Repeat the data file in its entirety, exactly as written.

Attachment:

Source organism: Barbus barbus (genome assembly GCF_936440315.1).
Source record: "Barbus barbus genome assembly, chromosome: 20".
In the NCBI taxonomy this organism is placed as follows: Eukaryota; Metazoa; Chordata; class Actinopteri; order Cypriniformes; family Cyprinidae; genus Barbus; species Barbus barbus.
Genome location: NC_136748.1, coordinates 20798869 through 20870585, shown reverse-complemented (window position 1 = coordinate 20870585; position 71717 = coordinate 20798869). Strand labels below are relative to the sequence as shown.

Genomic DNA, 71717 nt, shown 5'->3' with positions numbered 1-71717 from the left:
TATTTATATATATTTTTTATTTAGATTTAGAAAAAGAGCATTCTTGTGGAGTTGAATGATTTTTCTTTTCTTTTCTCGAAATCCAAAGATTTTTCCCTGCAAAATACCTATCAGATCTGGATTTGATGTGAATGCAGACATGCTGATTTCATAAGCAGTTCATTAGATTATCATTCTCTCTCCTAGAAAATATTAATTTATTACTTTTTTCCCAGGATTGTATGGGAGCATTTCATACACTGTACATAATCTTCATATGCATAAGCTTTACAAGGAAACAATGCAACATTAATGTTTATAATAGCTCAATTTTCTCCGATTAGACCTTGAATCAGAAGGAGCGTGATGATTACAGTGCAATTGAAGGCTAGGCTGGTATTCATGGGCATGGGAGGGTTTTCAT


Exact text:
Source organism: Barbus barbus (genome assembly GCF_936440315.1).
Source record: "Barbus barbus genome assembly, chromosome: 20".
In the NCBI taxonomy this organism is placed as follows: Eukaryota; Metazoa; Chordata; class Actinopteri; order Cypriniformes; family Cyprinidae; genus Barbus; species Barbus barbus.
Genome location: NC_136748.1, coordinates 20798869 through 20870585, shown reverse-complemented (window position 1 = coordinate 20870585; position 71717 = coordinate 20798869). Strand labels below are relative to the sequence as shown.

Genomic DNA, 71717 nt, shown 5'->3' with positions numbered 1-71717 from the left:
TATTTATATATATTTTTTATTTAGATTTAGAAAAAGAGCATTCTTGTGGAGTTGAATGATTTTTCTTTTCTTTTCTCGAAATCCAAAGATTTTTCCCTGCAAAATACCTATCAGATCTGGATTTGATGTGAATGCAGACATGCTGATTTCATAAGCAGTTCATTAGATTATCATTCTCTCTCCTAGAAAATATTAATTTATTACTTTTTTCCCAGGATTGTATGGGAGCATTTCATACACTGTACATAATCTTCATATGCATAAGCTTTACAAGGAAACAATGCAACATTAATGTTTATAATAGCTCAATTTTCTCCGATTAGACCTTGAATCAGAAGGAGCGTGATGATTACAGTGCAATTGAAGGCTAGGCTGGTATTCATGGGCATGGGAGGGTTTTCAT